In the early 1900s, Brooklyn was one of America's industrial centers, despite being just across the river from Manhattan where skyscrapers were rising and a service economy was slowly coming into view.
In Brooklyn though, factories of every size and shape supported the clothing trade from button makers to skilled sewers. In the Gowanus section of the borough, printers set up shop and the area became known for large-scale screen printing on fabric.
Then came World War II, and Brooklyn turned to making warships in the Navy Yards that had been in operation since 1801.
But in 1966, the Navy Yards were shut down. The sewing factories were shuttered and screen printers closed as much of America's clothing production went overseas. Brooklyn's industrial waterfront deteriorated and jobs disappeared for skilled laborers like Meagan Buis's grandfather.
Buis, who manages apparel design and development for Brooklyn Industries, didn't know much about her grandfather until she moved in with him for three months when she started her job at the company.
Before he passed away two years ago, she learned just how close her life and career was following his own. "All I knew before was that he was in the Navy," she says. But she discovered that he knew a lot about her work -- fabric and printing -- because in the 1960s he had worked as a machinist at a company that printed designs on fabrics using giant rollers.
""He taught me about fabric roll printing, how you feed the fabric through huge machines," she says. Knowing how how the process works has given her a greater understanding of what she needs at a job where she feels like "more than a tiny gear in a big clock."
In Spain, there are trade schools for design, painting, and jewelry making that have been teaching people those skilled crafts since the 18th century and earlier. "You can go to a school where Picasso studied," says Nuria Royo, Brooklyn Industries' designer and production coordinator for bags and accessories.
Royo grew up in Barcelona and learned jewelry making at the same school her uncle did. "We have this long tradition of passing down the skills through these schools," she says.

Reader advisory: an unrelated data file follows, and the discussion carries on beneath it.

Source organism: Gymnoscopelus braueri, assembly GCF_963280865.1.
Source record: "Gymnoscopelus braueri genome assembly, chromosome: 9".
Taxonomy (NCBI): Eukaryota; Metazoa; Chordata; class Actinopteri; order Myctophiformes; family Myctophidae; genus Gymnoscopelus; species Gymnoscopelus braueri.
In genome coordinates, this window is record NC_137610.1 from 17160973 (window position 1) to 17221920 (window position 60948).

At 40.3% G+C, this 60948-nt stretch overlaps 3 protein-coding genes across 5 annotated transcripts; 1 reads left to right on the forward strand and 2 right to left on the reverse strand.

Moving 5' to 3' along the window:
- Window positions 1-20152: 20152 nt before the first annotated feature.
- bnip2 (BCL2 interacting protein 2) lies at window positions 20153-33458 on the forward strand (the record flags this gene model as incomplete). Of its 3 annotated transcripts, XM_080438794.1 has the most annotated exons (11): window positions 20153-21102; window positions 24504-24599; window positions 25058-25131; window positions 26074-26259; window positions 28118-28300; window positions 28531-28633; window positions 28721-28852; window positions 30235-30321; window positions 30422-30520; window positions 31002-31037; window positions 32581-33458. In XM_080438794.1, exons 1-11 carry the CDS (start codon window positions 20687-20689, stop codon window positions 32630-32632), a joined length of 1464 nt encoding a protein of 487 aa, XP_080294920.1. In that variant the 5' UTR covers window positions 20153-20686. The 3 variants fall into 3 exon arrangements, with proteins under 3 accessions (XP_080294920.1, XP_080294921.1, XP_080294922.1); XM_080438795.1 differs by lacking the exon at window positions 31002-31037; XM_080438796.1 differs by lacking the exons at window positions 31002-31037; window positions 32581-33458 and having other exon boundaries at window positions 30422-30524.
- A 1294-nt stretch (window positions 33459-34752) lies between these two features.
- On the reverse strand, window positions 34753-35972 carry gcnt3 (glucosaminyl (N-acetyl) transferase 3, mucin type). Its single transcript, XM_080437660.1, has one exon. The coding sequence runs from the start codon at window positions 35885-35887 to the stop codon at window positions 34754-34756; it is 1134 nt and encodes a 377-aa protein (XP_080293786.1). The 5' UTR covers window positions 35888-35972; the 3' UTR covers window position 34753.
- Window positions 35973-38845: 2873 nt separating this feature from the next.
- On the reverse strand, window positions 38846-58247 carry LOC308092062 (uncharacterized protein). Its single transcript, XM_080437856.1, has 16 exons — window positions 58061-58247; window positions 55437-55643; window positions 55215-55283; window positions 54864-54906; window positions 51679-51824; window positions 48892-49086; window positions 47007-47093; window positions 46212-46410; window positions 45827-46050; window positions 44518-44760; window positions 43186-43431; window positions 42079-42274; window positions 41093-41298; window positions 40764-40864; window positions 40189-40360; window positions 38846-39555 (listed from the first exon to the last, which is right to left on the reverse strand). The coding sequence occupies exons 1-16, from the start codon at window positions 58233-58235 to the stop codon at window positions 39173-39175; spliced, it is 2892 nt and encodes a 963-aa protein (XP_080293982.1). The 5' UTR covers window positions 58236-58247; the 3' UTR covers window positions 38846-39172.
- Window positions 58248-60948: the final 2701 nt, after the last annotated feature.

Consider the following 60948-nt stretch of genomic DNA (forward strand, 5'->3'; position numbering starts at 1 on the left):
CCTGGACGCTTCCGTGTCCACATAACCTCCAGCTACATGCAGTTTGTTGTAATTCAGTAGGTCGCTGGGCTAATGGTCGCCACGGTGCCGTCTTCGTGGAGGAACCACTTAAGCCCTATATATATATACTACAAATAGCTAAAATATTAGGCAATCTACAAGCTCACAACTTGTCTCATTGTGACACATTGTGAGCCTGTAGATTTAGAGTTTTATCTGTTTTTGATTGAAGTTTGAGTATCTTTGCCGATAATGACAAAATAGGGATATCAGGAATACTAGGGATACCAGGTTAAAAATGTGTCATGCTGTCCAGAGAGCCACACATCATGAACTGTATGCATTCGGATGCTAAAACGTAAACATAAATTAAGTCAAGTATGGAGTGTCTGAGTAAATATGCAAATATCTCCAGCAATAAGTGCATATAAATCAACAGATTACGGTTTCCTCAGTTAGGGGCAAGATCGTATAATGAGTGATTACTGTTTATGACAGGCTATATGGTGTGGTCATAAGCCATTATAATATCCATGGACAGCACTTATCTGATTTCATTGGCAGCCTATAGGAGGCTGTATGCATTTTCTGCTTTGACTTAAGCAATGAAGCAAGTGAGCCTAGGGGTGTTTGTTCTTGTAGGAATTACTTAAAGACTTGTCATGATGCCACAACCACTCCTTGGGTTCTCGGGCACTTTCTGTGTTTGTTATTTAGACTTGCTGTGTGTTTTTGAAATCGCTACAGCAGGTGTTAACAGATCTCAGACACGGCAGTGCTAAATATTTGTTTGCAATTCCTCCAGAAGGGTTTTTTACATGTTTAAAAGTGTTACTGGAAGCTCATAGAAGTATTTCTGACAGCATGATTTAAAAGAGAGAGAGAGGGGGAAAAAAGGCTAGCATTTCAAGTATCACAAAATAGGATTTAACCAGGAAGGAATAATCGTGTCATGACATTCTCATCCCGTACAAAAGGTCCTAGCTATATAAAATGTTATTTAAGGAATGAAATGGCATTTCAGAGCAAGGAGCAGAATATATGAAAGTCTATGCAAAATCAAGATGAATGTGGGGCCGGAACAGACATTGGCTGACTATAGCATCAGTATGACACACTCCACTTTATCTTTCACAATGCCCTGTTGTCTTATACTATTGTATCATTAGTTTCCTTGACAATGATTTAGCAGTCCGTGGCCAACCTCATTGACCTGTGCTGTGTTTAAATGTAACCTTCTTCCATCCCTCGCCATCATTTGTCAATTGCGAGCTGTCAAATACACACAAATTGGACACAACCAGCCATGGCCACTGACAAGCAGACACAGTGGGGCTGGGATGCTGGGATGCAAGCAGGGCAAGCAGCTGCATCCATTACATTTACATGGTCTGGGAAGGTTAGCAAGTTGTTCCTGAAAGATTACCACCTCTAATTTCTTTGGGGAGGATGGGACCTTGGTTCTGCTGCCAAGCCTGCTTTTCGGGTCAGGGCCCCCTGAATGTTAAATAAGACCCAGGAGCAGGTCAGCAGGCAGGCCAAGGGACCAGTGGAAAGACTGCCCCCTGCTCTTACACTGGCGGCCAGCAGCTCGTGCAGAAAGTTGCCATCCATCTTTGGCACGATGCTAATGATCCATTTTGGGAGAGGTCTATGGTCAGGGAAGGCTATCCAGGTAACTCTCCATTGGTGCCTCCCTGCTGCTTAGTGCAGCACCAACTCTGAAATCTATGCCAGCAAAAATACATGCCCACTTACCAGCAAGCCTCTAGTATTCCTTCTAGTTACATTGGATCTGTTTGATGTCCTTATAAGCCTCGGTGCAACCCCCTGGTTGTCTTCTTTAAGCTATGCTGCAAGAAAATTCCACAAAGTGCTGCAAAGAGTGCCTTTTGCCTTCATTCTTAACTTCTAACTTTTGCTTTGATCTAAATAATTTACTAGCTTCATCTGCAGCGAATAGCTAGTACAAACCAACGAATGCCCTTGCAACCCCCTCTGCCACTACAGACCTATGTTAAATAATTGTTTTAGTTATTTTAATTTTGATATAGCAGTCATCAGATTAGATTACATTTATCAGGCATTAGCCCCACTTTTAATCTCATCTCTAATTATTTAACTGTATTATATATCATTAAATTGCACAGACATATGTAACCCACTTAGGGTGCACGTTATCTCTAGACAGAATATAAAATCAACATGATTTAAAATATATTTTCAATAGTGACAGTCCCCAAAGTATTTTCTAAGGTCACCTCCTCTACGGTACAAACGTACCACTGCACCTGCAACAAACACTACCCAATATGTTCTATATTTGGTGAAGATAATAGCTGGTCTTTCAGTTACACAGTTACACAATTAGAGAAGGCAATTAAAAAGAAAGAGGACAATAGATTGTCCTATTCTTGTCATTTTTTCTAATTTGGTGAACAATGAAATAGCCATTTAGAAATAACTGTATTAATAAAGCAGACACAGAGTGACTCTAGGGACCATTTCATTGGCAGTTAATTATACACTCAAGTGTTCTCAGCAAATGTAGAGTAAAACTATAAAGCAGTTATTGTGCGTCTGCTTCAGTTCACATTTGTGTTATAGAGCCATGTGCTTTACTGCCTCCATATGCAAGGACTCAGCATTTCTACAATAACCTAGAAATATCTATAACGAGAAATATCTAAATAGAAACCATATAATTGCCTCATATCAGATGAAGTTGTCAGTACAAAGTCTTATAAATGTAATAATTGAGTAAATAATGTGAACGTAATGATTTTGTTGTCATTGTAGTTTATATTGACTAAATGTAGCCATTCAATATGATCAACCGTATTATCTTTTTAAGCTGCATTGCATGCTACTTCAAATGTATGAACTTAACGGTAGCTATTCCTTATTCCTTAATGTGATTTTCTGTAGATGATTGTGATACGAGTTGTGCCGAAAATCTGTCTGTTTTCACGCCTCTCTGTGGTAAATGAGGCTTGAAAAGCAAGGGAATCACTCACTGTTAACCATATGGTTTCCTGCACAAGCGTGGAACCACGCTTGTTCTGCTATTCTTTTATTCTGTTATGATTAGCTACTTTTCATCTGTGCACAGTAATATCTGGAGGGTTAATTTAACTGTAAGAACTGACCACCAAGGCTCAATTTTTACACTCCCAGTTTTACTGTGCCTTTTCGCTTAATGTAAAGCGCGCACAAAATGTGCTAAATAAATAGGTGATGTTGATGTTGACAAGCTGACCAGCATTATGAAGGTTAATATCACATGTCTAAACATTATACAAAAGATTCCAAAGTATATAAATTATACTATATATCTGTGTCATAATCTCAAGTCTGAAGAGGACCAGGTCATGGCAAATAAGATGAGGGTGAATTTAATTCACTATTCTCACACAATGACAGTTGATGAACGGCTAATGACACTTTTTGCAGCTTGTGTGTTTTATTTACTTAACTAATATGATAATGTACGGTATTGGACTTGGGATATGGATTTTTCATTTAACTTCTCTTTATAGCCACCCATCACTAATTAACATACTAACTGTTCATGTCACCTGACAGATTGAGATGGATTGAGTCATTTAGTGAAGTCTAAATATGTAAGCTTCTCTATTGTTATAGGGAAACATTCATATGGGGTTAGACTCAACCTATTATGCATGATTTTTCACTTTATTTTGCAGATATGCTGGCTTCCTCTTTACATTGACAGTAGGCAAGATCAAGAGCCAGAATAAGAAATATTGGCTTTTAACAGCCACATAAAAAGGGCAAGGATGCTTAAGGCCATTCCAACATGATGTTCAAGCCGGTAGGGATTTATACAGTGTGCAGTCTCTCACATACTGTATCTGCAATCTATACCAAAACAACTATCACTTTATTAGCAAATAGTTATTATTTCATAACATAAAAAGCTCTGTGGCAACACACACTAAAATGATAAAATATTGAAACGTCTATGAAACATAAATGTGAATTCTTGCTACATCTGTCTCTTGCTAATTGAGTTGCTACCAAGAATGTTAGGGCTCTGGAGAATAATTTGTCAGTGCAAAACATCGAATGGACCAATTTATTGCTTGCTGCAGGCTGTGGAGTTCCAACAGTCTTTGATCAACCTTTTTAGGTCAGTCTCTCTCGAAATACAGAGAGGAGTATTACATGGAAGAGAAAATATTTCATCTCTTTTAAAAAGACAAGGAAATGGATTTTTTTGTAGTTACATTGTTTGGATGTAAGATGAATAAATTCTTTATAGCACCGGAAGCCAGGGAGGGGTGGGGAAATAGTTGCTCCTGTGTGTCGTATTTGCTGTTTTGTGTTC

Anymore in America, skilled trades are rarely taught in schools anymore or through family. Instead, they are learned on the job and from the bottom up. For Royo, combining the two training styles -- one traditional, one very American -- has made her understand her work in a whole new way.
Royo started her career at Brooklyn Industries working in the stores, a job she says helped her understand how a bag must be designed for functionality as well as fashion. "You're always listening to customers when you are in a store," she says. "You take them very seriously. %VIRTUAL-article-sponsoredlinks%You listen to what they need. I know who we are as a company. Then I need to figure out how those two meet."
At other companies, Royo might have to send ideas for a new bag to sewers in Asia. At Brooklyn Industries she can test out a design by walking few blocks to the company's warehouse in the Navy Yards -- now coming back to life with light manufacturing and warehouses taking the place of making warships.
Tucked in a corner of the warehouse filled with boxes of shirts, pants and dresses waiting to be shipped to stores or sent to online customers, a four-person sewing line makes it possible for the company to make its signature bags in Brooklyn.
""Sewers are the most difficult positions to fill," Funk says, because of the level of expertise it takes to work with different fabrics and sewing techniques. In other countries, the cost of labor is much lower for skilled sewers.
"On the pure cost of labor you can't win," Funk says. But winning on price isn't what's important to her. "I think we are at a critical juncture where manufacturing here in America is going to be the way we will compete."
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Brooklyn Industries: U.S.-Made Not As Easy As It Seems